Troubleshooting Security Restrictions in OWA

Mobile Access utilizes many built-in security features that screen inner networks from external threats. In addition, the Mobile Access endpoint security features protect the endpoint devices.

Occasionally, protection mechanisms may interfere with legitimate user activities. To eliminate this possibility, switch off all Web Intelligence protections during troubleshooting and the install the security policy.

User experiences may vary widely so they are not detailed here. Use the following steps to troubleshoot issues with security restrictions.

  1. Check the traffic log to see if any relevant URL was blocked due to security restrictions.
  2. To reduce the number of false-positives:
    • In SmartDashboard, in the IPS tab, go to Protections > By Protocol > Integrated > Web Intelligence and turn all Application Layer Protection Level settings to Low.
    • In the ASCII Only Request protection, clear Block non ASCII characters in form fields.
    • Install the Security policy from SmartDashboard.
  3. If Step 2 did not solve the problem, try the following:
    • Modify the Endpoint Compliance page of the Mobile Access Web Application to Allow caching of all content.
    • In SmartDashboard, in the IPS tab, go to Web Intelligence and
      • In the HTTP Protocol Inspection > HTTP Methods protection, clear Block standard Unsafe HTTP methods.
      • In the Malicious Code > General HTTP Worm Catcher protection, disable the "htr" worm pattern.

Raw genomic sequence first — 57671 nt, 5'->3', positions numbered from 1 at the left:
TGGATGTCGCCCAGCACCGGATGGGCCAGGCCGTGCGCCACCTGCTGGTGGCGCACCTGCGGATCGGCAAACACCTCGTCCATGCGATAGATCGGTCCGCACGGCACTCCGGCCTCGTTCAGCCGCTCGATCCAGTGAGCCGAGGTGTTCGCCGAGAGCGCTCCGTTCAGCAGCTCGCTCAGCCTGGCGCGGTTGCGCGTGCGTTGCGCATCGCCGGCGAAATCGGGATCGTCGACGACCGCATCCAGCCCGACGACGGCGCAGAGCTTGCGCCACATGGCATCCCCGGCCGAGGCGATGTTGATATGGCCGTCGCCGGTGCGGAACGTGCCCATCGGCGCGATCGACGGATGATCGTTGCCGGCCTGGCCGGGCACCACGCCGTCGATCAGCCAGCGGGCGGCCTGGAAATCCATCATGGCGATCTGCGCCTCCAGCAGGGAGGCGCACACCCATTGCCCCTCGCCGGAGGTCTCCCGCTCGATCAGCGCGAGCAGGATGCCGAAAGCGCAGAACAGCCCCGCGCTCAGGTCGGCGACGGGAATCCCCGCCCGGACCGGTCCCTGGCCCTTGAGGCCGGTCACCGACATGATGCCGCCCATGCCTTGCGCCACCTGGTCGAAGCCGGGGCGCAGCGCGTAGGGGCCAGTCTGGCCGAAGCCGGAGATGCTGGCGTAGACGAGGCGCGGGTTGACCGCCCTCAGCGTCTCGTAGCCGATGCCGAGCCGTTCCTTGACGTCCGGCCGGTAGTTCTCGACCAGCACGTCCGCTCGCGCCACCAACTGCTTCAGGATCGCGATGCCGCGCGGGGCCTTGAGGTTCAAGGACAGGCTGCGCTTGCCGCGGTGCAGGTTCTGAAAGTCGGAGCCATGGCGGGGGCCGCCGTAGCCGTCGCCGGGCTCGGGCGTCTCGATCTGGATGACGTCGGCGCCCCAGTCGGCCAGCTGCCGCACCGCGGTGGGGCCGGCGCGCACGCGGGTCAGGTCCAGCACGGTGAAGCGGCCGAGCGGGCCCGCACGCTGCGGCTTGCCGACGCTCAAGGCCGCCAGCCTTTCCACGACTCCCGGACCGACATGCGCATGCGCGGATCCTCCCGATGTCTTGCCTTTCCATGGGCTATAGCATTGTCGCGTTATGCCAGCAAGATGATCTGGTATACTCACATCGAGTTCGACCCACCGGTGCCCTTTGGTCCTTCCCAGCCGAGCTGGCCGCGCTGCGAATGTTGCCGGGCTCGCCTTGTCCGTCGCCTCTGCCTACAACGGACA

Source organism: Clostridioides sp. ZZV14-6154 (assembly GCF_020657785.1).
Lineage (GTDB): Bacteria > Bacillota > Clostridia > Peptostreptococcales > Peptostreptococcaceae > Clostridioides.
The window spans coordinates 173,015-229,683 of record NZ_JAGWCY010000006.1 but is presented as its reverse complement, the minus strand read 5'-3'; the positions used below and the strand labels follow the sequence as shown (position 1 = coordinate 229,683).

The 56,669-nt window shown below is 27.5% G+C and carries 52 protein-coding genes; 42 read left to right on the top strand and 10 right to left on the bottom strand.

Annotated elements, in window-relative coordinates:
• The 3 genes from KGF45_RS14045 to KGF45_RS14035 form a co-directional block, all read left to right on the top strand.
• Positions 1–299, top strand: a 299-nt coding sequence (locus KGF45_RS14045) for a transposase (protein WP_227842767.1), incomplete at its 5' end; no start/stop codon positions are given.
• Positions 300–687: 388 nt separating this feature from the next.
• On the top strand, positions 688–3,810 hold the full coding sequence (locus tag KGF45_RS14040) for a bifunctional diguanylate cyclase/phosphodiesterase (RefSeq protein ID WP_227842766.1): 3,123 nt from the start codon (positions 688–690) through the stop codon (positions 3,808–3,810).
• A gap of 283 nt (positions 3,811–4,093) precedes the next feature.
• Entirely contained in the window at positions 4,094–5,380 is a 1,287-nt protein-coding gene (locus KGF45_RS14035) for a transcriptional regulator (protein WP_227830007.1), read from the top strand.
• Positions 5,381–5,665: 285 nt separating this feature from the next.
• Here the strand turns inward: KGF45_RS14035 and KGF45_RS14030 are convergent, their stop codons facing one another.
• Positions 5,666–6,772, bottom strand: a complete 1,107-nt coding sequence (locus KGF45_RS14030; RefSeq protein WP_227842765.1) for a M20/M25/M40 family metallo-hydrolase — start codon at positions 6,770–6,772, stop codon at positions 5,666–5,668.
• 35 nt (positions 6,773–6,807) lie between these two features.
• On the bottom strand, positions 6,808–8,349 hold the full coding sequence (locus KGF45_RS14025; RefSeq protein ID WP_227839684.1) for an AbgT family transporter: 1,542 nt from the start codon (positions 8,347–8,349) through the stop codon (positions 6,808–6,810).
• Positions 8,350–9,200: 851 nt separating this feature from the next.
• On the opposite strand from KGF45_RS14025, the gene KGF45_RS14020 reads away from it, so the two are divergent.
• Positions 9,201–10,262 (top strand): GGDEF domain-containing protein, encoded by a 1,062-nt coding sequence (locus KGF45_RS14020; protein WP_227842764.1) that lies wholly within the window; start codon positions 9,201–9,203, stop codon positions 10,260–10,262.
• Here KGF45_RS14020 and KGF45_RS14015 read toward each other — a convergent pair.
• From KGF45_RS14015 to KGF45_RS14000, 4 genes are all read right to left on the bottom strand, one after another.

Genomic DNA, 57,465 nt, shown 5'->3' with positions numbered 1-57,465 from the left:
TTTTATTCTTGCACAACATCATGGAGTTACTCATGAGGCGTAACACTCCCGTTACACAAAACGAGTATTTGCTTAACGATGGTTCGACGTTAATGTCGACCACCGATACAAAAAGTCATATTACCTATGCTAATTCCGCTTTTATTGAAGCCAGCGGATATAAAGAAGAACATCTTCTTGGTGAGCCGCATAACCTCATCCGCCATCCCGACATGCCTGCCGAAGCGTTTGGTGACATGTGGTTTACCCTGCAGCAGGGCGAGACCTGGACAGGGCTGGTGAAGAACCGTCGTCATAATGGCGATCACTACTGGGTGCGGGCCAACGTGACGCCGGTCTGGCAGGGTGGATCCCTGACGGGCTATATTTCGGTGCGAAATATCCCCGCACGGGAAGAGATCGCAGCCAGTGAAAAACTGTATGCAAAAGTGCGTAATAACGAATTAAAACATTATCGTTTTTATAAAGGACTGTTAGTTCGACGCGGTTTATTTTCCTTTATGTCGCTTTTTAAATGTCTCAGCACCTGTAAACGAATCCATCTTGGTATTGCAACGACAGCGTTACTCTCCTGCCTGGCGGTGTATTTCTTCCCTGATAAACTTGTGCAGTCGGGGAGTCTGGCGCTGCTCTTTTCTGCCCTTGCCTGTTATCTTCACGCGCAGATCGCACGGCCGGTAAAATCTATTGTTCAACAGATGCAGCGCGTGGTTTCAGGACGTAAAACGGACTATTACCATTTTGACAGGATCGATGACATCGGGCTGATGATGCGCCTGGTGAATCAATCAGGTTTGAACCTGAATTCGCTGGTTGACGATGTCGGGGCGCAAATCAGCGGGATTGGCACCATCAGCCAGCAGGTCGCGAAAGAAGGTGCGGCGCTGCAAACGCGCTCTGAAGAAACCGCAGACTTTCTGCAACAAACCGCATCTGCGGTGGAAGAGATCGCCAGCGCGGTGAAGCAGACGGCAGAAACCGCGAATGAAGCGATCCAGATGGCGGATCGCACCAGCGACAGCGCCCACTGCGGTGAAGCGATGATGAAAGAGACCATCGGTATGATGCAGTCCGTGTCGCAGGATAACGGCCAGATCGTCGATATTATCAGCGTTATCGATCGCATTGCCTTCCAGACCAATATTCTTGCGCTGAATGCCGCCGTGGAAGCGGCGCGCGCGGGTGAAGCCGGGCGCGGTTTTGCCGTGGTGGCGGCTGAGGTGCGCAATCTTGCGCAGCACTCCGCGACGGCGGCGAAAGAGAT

• Install the Security Policy from the administration portal.
  4. If Step 3 did not solve the problem, try the following steps in order:
    1. Turn off all Web Intelligence protections.
    2. Turn off all IPS protections.
    3. Install the Security policy from SmartDashboard.

Troubleshooting Performance Issues in OWA

Performance issues may occur with OWA for the following reasons:



Mobile Access Logging Issues

Generations of Debug and Trace logs (that are accessed via the console), and the storage of these log records when they grow too big, may considerably degrade the performance of the machine.

Note - Traffic and event logs (that are accessible using the SmartConsole clients) do not degrade the performance of Mobile Access.

To get rid of these logs, turn off Debug logs, Trace logs and purge existing Debug logs and Trace logs.

To turn off Debug logs and Trace logs:

  1. Modify $CVPNDIR/conf/httpd.conf as follows:
    1. Set the LogLevel parameter to emerg.
    2. Make sure the following lines are commented. Commented lines are preceded by #:

      #CvpnTraceLogMaxByte 10000000

      #CvpnWsDebugSubjects ...

  2. Run the cvpnrestart command
  3. If you have a Mobile Access cluster, repeat on all cluster members.

To purge existing Debug logs and Trace logs:

  1. Empty or delete all httpd.log* files located in $CVPNDIR/log directory
  2. Empty or delete the mod_ws.log file located in $CVPNDIR/log directory
  3. Empty or delete the mod_ws_boa.log file located in $CVPNDIR/log directory
  4. Delete all files located under $CVPNDIR/log/trace_log directory
  5. If you have a Mobile Access cluster, repeat on all cluster members.

OWA over SSL or OWA with Form Based Authentication Enabled

The Outlook Web Access service can be configured to work over SSL inside secure networks. This option is normally used if the Microsoft Exchange server is configured to accept SSL-encrypted traffic (HTTPS).

This is the case if OWA is configured to use Form Based Authentication (FBA). Upon enabling FBA, the Exchange administrator is prompted by the IIS to change the Web application to work over SSL.

Configuring OWA to use SSL inside secure networks may cause degradation in performance and browsing experience. This is because, in such a topology, the amount of SSL negotiations grows considerably. SSL negotiations are very CPU-intensive, and therefore may cause performance degradation.

To solve this problem:

Slow Network Problems

Introducing Mobile Access into an OWA topology allows users to connect to enterprise resources from remote locations.